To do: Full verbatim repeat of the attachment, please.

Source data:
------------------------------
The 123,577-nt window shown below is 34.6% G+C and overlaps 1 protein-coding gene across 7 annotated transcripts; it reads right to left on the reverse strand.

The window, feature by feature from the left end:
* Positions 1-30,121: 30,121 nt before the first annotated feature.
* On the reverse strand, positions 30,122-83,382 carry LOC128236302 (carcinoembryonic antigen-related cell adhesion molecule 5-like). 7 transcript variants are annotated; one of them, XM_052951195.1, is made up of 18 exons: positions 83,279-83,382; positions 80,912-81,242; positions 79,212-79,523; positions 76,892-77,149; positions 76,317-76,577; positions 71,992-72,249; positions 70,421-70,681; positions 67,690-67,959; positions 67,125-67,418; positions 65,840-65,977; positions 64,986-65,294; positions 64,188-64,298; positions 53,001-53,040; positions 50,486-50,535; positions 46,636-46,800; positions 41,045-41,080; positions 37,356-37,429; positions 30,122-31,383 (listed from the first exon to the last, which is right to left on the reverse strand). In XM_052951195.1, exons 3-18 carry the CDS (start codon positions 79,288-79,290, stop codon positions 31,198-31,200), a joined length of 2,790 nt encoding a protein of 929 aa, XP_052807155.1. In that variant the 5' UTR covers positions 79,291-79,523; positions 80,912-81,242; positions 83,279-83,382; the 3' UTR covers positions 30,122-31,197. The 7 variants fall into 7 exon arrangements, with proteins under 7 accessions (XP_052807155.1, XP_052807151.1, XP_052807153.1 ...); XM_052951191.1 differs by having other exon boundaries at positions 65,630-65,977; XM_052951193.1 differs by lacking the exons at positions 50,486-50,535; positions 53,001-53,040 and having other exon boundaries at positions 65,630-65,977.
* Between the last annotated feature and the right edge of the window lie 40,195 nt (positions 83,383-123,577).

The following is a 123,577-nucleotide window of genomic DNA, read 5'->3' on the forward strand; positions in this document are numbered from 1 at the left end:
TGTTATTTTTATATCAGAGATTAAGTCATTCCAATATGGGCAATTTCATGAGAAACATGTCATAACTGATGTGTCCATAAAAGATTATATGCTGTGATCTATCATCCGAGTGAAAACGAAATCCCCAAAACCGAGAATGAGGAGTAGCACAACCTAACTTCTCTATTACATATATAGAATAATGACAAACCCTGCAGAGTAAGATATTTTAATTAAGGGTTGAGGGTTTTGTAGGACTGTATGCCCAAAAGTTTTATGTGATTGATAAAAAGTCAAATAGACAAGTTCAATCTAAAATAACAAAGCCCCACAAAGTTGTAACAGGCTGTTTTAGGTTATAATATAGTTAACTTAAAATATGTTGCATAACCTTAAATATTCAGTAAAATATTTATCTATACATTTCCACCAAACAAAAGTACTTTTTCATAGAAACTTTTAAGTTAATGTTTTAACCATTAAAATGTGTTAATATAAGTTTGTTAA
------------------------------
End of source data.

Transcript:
The 123,577-nt window shown below is 34.6% G+C and overlaps 1 protein-coding gene across 7 annotated transcripts; it reads right to left on the reverse strand.

The window, feature by feature from the left end:
* Positions 1-30,121: 30,121 nt before the first annotated feature.
* On the reverse strand, positions 30,122-83,382 carry LOC128236302 (carcinoembryonic antigen-related cell adhesion molecule 5-like). 7 transcript variants are annotated; one of them, XM_052951195.1, is made up of 18 exons: positions 83,279-83,382; positions 80,912-81,242; positions 79,212-79,523; positions 76,892-77,149; positions 76,317-76,577; positions 71,992-72,249; positions 70,421-70,681; positions 67,690-67,959; positions 67,125-67,418; positions 65,840-65,977; positions 64,986-65,294; positions 64,188-64,298; positions 53,001-53,040; positions 50,486-50,535; positions 46,636-46,800; positions 41,045-41,080; positions 37,356-37,429; positions 30,122-31,383 (listed from the first exon to the last, which is right to left on the reverse strand). In XM_052951195.1, exons 3-18 carry the CDS (start codon positions 79,288-79,290, stop codon positions 31,198-31,200), a joined length of 2,790 nt encoding a protein of 929 aa, XP_052807155.1. In that variant the 5' UTR covers positions 79,291-79,523; positions 80,912-81,242; positions 83,279-83,382; the 3' UTR covers positions 30,122-31,197. The 7 variants fall into 7 exon arrangements, with proteins under 7 accessions (XP_052807155.1, XP_052807151.1, XP_052807153.1 ...); XM_052951191.1 differs by having other exon boundaries at positions 65,630-65,977; XM_052951193.1 differs by lacking the exons at positions 50,486-50,535; positions 53,001-53,040 and having other exon boundaries at positions 65,630-65,977.
* Between the last annotated feature and the right edge of the window lie 40,195 nt (positions 83,383-123,577).

The following is a 123,577-nucleotide window of genomic DNA, read 5'->3' on the forward strand; positions in this document are numbered from 1 at the left end:
TGTTATTTTTATATCAGAGATTAAGTCATTCCAATATGGGCAATTTCATGAGAAACATGTCATAACTGATGTGTCCATAAAAGATTATATGCTGTGATCTATCATCCGAGTGAAAACGAAATCCCCAAAACCGAGAATGAGGAGTAGCACAACCTAACTTCTCTATTACATATATAGAATAATGACAAACCCTGCAGAGTAAGATATTTTAATTAAGGGTTGAGGGTTTTGTAGGACTGTATGCCCAAAAGTTTTATGTGATTGATAAAAAGTCAAATAGACAAGTTCAATCTAAAATAACAAAGCCCCACAAAGTTGTAACAGGCTGTTTTAGGTTATAATATAGTTAACTTAAAATATGTTGCATAACCTTAAATATTCAGTAAAATATTTATCTATACATTTCCACCAAACAAAAGTACTTTTTCATAGAAACTTTTAAGTTAATGTTTTAACCATTAAAATGTGTTAATATAAGTTTGTTAA